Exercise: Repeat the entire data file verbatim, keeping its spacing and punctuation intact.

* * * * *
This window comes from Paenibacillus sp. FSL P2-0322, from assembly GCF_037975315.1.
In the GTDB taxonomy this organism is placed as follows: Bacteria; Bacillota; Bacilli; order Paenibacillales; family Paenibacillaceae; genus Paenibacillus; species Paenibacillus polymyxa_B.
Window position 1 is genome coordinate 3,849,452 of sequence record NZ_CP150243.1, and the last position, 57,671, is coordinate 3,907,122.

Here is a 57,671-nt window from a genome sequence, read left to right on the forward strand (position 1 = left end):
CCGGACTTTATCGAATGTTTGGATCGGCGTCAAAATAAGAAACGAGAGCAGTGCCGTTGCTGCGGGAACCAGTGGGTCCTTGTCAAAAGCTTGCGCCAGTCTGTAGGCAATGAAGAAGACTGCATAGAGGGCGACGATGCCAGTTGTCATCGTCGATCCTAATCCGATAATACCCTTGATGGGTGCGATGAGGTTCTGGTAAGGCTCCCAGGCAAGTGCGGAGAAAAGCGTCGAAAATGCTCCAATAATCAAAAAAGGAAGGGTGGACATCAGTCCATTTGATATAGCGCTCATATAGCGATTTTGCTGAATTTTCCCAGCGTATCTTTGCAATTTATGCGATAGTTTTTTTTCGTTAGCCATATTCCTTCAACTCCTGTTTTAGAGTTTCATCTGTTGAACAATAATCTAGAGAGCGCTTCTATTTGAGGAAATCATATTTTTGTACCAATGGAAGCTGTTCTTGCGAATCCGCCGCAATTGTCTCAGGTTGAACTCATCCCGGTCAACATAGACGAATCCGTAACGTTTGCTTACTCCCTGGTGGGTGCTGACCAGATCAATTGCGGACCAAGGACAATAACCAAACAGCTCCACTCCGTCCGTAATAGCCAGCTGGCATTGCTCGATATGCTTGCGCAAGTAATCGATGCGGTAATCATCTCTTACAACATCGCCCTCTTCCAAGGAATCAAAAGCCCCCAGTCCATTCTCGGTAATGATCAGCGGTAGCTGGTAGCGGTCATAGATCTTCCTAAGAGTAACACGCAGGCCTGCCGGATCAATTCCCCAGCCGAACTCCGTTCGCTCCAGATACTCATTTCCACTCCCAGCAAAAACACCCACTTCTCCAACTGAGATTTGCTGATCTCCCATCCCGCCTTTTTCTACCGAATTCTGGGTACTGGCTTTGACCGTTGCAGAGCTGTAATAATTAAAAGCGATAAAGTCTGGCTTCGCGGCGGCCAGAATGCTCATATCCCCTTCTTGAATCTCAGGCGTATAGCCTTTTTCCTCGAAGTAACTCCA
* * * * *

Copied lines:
This window comes from Paenibacillus sp. FSL P2-0322, from assembly GCF_037975315.1.
In the GTDB taxonomy this organism is placed as follows: Bacteria; Bacillota; Bacilli; order Paenibacillales; family Paenibacillaceae; genus Paenibacillus; species Paenibacillus polymyxa_B.
Window position 1 is genome coordinate 3,849,452 of sequence record NZ_CP150243.1, and the last position, 57,671, is coordinate 3,907,122.

Here is a 57,671-nt window from a genome sequence, read left to right on the forward strand (position 1 = left end):
CCGGACTTTATCGAATGTTTGGATCGGCGTCAAAATAAGAAACGAGAGCAGTGCCGTTGCTGCGGGAACCAGTGGGTCCTTGTCAAAAGCTTGCGCCAGTCTGTAGGCAATGAAGAAGACTGCATAGAGGGCGACGATGCCAGTTGTCATCGTCGATCCTAATCCGATAATACCCTTGATGGGTGCGATGAGGTTCTGGTAAGGCTCCCAGGCAAGTGCGGAGAAAAGCGTCGAAAATGCTCCAATAATCAAAAAAGGAAGGGTGGACATCAGTCCATTTGATATAGCGCTCATATAGCGATTTTGCTGAATTTTCCCAGCGTATCTTTGCAATTTATGCGATAGTTTTTTTTCGTTAGCCATATTCCTTCAACTCCTGTTTTAGAGTTTCATCTGTTGAACAATAATCTAGAGAGCGCTTCTATTTGAGGAAATCATATTTTTGTACCAATGGAAGCTGTTCTTGCGAATCCGCCGCAATTGTCTCAGGTTGAACTCATCCCGGTCAACATAGACGAATCCGTAACGTTTGCTTACTCCCTGGTGGGTGCTGACCAGATCAATTGCGGACCAAGGACAATAACCAAACAGCTCCACTCCGTCCGTAATAGCCAGCTGGCATTGCTCGATATGCTTGCGCAAGTAATCGATGCGGTAATCATCTCTTACAACATCGCCCTCTTCCAAGGAATCAAAAGCCCCCAGTCCATTCTCGGTAATGATCAGCGGTAGCTGGTAGCGGTCATAGATCTTCCTAAGAGTAACACGCAGGCCTGCCGGATCAATTCCCCAGCCGAACTCCGTTCGCTCCAGATACTCATTTCCACTCCCAGCAAAAACACCCACTTCTCCAACTGAGATTTGCTGATCTCCCATCCCGCCTTTTTCTACCGAATTCTGGGTACTGGCTTTGACCGTTGCAGAGCTGTAATAATTAAAAGCGATAAAGTCTGGCTTCGCGGCGGCCAGAATGCTCATATCCCCTTCTTGAATCTCAGGCGTATAGCCTTTTTCCTCGAAGTAACTCCA